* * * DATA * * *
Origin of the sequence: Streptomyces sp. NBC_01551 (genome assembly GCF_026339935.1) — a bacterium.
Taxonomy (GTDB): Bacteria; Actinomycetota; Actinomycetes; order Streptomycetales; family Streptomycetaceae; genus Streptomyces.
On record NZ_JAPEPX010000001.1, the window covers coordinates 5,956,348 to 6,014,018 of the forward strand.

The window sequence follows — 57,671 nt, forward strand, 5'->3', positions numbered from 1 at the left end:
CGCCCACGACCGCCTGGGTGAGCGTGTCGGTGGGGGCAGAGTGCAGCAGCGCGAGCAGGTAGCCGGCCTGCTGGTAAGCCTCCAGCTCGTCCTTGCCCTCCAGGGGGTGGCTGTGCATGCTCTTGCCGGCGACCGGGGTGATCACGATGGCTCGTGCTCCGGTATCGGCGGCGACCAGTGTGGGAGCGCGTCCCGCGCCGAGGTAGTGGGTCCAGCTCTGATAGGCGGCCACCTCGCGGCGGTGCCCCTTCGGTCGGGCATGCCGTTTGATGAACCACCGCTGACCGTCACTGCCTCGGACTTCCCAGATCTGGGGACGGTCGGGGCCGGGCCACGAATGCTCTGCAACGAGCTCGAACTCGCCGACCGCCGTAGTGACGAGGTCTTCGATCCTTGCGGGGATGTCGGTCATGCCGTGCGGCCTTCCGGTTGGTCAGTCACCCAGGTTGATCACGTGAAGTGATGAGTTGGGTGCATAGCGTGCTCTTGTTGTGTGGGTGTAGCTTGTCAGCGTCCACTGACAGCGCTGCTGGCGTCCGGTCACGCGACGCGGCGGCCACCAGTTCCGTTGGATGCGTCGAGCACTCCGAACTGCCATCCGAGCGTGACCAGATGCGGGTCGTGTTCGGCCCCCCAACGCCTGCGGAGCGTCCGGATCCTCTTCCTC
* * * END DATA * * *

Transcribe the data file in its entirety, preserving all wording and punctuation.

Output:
Origin of the sequence: Streptomyces sp. NBC_01551 (genome assembly GCF_026339935.1) — a bacterium.
Taxonomy (GTDB): Bacteria; Actinomycetota; Actinomycetes; order Streptomycetales; family Streptomycetaceae; genus Streptomyces.
On record NZ_JAPEPX010000001.1, the window covers coordinates 5,956,348 to 6,014,018 of the forward strand.

The window sequence follows — 57,671 nt, forward strand, 5'->3', positions numbered from 1 at the left end:
CGCCCACGACCGCCTGGGTGAGCGTGTCGGTGGGGGCAGAGTGCAGCAGCGCGAGCAGGTAGCCGGCCTGCTGGTAAGCCTCCAGCTCGTCCTTGCCCTCCAGGGGGTGGCTGTGCATGCTCTTGCCGGCGACCGGGGTGATCACGATGGCTCGTGCTCCGGTATCGGCGGCGACCAGTGTGGGAGCGCGTCCCGCGCCGAGGTAGTGGGTCCAGCTCTGATAGGCGGCCACCTCGCGGCGGTGCCCCTTCGGTCGGGCATGCCGTTTGATGAACCACCGCTGACCGTCACTGCCTCGGACTTCCCAGATCTGGGGACGGTCGGGGCCGGGCCACGAATGCTCTGCAACGAGCTCGAACTCGCCGACCGCCGTAGTGACGAGGTCTTCGATCCTTGCGGGGATGTCGGTCATGCCGTGCGGCCTTCCGGTTGGTCAGTCACCCAGGTTGATCACGTGAAGTGATGAGTTGGGTGCATAGCGTGCTCTTGTTGTGTGGGTGTAGCTTGTCAGCGTCCACTGACAGCGCTGCTGGCGTCCGGTCACGCGACGCGGCGGCCACCAGTTCCGTTGGATGCGTCGAGCACTCCGAACTGCCATCCGAGCGTGACCAGATGCGGGTCGTGTTCGGCCCCCCAACGCCTGCGGAGCGTCCGGATCCTCTTCCTC